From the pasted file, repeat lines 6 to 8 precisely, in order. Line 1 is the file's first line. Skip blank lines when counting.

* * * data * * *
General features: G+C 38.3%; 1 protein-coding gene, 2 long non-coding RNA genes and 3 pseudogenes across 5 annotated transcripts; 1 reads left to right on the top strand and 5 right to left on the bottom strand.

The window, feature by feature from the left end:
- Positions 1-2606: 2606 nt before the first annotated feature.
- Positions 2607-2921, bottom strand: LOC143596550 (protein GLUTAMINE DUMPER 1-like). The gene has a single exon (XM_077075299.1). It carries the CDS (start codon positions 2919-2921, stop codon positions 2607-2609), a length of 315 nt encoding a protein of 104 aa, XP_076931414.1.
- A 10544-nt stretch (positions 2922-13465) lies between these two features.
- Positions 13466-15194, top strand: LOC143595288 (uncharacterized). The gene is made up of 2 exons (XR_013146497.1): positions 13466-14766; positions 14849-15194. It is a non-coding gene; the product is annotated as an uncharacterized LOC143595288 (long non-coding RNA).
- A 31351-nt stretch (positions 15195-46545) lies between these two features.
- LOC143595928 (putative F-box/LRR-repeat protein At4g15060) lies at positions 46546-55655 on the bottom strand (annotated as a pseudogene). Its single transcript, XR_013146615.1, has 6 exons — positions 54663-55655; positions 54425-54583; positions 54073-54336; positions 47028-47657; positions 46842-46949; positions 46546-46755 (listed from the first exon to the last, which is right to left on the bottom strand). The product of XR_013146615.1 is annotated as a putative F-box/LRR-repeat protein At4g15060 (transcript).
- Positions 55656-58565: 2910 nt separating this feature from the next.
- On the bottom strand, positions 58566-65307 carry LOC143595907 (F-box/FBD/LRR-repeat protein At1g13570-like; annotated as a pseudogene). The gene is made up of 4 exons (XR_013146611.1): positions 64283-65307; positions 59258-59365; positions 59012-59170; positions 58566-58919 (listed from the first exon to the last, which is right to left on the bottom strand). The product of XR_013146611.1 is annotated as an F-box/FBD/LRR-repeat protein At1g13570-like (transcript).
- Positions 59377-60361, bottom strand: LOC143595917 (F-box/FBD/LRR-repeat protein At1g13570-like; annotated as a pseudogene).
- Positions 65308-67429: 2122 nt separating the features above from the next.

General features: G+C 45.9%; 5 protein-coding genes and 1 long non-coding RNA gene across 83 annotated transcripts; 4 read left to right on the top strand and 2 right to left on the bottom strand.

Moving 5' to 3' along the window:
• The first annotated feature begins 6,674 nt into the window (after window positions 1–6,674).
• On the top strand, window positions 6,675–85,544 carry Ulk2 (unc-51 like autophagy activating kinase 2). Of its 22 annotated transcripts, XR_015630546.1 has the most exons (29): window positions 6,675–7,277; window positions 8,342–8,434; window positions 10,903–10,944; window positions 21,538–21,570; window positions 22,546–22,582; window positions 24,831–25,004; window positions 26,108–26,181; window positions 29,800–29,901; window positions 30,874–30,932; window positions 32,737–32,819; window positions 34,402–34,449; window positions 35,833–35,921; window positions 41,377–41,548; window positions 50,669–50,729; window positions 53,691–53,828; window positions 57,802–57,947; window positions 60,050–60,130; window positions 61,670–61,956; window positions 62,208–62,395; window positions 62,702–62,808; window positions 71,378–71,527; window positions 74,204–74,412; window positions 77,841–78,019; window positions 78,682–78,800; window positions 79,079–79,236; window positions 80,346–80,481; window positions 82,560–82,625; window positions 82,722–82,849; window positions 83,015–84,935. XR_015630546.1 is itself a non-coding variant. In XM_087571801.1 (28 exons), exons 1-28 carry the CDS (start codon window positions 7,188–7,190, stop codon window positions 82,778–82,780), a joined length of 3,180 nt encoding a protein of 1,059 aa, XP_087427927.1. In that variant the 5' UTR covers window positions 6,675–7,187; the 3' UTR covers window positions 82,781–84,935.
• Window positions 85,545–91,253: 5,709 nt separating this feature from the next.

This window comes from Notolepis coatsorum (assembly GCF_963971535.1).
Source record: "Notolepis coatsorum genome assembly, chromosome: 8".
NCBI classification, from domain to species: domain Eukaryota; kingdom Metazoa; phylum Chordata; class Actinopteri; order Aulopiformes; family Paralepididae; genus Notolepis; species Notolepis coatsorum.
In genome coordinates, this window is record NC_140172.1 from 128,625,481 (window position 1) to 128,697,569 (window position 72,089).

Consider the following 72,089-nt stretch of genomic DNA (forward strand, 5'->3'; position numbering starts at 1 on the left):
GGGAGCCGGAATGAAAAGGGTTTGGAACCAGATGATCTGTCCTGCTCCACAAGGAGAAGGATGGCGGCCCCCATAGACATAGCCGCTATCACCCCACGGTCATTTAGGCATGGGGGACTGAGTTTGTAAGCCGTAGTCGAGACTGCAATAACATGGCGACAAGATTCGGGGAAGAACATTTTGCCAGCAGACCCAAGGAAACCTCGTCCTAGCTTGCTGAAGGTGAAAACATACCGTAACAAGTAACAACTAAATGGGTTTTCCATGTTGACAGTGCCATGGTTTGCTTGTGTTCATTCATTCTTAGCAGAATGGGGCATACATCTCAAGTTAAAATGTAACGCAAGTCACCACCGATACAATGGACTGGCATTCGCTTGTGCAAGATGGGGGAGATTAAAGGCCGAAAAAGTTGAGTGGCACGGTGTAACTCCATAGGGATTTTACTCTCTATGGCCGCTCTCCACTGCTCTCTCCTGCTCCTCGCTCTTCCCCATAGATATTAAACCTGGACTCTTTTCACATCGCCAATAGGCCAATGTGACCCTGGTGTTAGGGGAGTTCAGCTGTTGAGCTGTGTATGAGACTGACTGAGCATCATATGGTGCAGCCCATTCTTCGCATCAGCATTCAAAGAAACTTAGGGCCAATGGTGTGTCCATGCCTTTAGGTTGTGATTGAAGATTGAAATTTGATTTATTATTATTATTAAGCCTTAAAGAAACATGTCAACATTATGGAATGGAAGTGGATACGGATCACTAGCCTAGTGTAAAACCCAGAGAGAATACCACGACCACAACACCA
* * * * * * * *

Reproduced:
- Positions 13466-15194, top strand: LOC143595288 (uncharacterized). The gene is made up of 2 exons (XR_013146497.1): positions 13466-14766; positions 14849-15194. It is a non-coding gene; the product is annotated as an uncharacterized LOC143595288 (long non-coding RNA).
- A 31351-nt stretch (positions 15195-46545) lies between these two features.
- LOC143595928 (putative F-box/LRR-repeat protein At4g15060) lies at positions 46546-55655 on the bottom strand (annotated as a pseudogene). Its single transcript, XR_013146615.1, has 6 exons — positions 54663-55655; positions 54425-54583; positions 54073-54336; positions 47028-47657; positions 46842-46949; positions 46546-46755 (listed from the first exon to the last, which is right to left on the bottom strand). The product of XR_013146615.1 is annotated as a putative F-box/LRR-repeat protein At4g15060 (transcript).